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When Can a Debt Collector Garnish Your Wages?

If you owe money on a debt, the debt’s owner has several options to try to collect. One of the most effect methods for debt collection is wage garnishment. A wage garnishment allows a debt collector to take money directly out of your paycheck until the debt has been satisfied. Because wage garnishment significantly affects your ability to provide for yourself and your family, it is only allowed in specific circumstances.

First, a debt collector must receive an order from a court or a government agency allowing that creditor to garnish your wages. A court order requires a judgment; after a creditor has filed and won a lawsuit against you, the creditor can request a writ of wage garnishment on your income. Government agencies, like the Florida Department of Children and Families, can also issue such an order to collect debts like back child support payments.

Once a creditor receives a writ of garnishment, the writ will be sent to your employer. Your employer must either comply with the writ or face legal sanctions. The money for the debt will then come directly out of your paycheck until the debt is satisfied.

Creditors cannot garnish the wages of all Floridians, and they cannot take all of your paycheck. There are certain exemptions which may protect your income even with a valid wage garnishment order.

The most significant exemption is the “head of family” exemption. If you provide at least half of the support for a child or other qualifying dependent, then up to $750 of your weekly net wages are protected from garnishment. If you make less than $750 per week, then a creditor may not be able to garnish your wages at all. Additionally, wages held in a bank account that belong to a head of family are exempt from being seized by a creditor for up to six months after the wage garnishment begins.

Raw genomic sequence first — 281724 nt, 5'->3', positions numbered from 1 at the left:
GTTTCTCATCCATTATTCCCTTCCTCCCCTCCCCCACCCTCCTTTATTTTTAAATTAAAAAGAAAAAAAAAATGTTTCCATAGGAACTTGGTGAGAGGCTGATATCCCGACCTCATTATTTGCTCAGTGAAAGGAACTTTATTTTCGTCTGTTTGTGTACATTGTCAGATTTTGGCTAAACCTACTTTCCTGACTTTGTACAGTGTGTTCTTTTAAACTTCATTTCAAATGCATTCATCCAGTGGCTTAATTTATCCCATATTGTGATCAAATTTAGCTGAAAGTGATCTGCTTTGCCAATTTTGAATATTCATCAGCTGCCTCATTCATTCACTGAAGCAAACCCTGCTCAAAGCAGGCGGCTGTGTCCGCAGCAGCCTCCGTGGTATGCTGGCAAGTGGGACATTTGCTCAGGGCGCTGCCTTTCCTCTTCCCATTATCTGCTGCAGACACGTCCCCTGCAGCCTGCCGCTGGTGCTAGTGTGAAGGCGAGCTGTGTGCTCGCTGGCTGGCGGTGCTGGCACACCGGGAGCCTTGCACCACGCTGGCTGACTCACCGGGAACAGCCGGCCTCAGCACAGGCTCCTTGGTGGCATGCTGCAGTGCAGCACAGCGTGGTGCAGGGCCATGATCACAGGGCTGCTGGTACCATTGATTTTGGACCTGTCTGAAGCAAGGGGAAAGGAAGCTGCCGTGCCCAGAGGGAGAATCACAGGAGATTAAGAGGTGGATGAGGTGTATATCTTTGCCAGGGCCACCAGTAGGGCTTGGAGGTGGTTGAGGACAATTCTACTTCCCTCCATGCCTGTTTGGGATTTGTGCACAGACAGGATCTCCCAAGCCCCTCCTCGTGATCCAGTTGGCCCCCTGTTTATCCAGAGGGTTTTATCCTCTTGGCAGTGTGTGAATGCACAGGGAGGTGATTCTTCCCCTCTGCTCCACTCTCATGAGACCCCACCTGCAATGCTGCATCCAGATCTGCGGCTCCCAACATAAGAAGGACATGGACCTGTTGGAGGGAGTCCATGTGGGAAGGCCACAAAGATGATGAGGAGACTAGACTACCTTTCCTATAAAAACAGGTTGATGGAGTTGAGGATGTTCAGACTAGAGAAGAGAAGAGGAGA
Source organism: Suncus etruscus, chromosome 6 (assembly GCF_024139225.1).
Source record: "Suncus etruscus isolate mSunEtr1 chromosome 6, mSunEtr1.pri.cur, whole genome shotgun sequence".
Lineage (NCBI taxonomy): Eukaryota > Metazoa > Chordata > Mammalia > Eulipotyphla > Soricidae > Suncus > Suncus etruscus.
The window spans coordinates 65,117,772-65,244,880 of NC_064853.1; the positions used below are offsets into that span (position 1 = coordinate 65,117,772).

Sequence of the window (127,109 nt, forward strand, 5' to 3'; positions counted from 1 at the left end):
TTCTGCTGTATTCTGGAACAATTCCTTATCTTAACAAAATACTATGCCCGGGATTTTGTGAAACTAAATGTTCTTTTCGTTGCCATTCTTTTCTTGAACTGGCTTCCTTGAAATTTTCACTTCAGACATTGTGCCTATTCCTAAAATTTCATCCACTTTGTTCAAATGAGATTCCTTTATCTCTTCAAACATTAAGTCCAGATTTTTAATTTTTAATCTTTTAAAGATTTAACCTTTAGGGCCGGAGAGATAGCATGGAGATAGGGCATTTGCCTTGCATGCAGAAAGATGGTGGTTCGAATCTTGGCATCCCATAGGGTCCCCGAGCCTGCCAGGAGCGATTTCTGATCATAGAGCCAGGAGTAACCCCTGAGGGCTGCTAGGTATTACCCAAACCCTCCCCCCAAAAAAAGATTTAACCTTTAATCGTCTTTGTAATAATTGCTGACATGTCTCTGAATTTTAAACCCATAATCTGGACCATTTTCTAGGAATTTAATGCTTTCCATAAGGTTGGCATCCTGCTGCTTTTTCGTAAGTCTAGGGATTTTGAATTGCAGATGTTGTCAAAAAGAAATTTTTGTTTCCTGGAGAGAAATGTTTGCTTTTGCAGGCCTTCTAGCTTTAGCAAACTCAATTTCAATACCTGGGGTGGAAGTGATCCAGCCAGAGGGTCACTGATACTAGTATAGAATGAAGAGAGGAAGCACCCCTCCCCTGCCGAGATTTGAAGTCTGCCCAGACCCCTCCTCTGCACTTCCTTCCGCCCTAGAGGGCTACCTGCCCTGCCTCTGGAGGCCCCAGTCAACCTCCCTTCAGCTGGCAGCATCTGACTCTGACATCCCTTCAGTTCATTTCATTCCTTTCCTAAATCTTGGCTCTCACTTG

In addition to the head of family exemption, federal law limits the amount of money that creditors may garnish. Under 15 U.S.C 1673, creditors cannot garnish more than 25% of a person’s disposable income. This rule applies to everyone, not just heads of family. However, in some circumstances a garnishment may exceed 25% if your weekly disposable income is greater than 30 times the federal minimum wage.

Finally, creditors are also not allowed to garnish certain types of income. If you receive money from Social Security, workers’ compensation, veteran’s benefits, or unemployment benefits, your creditors will not be able to garnish this money. Pensions, 401(k) plans, life insurance proceeds, medical savings accounts, and college savings funds are also exempt from garnishment.

If you are facing a wage garnishment order, you still have options. At Loan Lawyers, our attorneys can review your case and determine if we can remove your wage garnishment or if you are eligible for exemptions from either the state or federal governments. If you are currently being sued by a creditor, we can attempt to resolve your debt issues before it reaches the garnishment stage.

To schedule a free and confidential consultation, contact Loan Lawyers today by calling (888) FIGHT-13 (344-4813).

  • ABC News
  • American Civil Liberties Union
  • CBS 4
  • CNN
  • Daily Business Review
  • Florida Trend's - Florida Legal Elite 2014
  • Florida Trend's - Florida Legal Elite 2014
  • National Association of Consumer Advocates
  • National Association of Consumer Bankruptcy Attorneys
  • NBC News
  • National Consumer Law Center
  • The New York Times
  • Avvo
  • Avvo
  • Avvo
  • Avvo
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